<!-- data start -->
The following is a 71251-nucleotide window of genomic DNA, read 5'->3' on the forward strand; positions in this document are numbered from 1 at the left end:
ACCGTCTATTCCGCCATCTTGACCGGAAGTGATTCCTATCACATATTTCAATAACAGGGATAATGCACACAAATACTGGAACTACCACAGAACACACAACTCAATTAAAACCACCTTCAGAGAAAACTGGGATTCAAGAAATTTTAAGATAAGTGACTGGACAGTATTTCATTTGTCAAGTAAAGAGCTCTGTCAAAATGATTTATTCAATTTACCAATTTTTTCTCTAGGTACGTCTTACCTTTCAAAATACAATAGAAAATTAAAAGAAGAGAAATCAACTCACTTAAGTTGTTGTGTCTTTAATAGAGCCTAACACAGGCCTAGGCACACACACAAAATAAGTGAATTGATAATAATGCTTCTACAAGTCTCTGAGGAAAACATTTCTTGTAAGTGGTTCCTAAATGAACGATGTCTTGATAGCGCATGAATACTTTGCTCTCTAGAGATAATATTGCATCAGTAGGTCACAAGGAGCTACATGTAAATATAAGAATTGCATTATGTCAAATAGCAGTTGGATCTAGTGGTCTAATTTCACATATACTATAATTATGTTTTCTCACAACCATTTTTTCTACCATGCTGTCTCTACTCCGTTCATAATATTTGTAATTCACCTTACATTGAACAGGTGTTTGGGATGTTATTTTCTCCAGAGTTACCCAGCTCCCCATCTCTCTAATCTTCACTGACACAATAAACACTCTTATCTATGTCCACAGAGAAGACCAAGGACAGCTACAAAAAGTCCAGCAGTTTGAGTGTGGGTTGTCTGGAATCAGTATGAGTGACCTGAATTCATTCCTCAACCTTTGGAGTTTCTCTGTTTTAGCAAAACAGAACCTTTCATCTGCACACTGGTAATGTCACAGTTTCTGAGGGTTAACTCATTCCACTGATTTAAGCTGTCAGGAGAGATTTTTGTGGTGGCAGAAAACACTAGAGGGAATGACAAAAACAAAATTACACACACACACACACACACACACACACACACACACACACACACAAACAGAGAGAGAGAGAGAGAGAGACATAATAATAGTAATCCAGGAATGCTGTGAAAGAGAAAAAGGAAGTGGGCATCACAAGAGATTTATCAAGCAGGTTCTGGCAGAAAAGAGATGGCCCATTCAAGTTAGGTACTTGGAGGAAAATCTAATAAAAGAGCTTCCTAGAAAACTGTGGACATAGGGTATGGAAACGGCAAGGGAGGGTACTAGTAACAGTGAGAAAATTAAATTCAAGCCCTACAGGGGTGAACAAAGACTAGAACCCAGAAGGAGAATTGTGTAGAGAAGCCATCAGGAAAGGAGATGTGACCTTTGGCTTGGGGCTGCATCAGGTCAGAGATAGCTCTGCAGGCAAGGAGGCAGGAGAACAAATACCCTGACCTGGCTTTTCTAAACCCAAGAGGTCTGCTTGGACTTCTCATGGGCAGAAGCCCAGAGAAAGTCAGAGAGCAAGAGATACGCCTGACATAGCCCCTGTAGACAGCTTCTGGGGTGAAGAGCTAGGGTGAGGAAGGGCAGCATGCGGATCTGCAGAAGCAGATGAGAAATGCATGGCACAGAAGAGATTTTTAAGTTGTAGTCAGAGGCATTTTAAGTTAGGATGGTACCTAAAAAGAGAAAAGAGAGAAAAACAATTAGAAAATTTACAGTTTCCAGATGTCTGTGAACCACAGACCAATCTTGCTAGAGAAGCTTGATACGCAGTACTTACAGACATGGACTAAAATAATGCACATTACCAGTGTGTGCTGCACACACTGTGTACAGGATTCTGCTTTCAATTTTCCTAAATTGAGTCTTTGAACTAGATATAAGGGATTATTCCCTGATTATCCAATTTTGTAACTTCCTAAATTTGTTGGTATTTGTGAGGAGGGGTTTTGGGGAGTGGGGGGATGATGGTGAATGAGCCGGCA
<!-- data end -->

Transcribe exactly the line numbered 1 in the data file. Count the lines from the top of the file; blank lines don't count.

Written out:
The following is a 71251-nucleotide window of genomic DNA, read 5'->3' on the forward strand; positions in this document are numbered from 1 at the left end: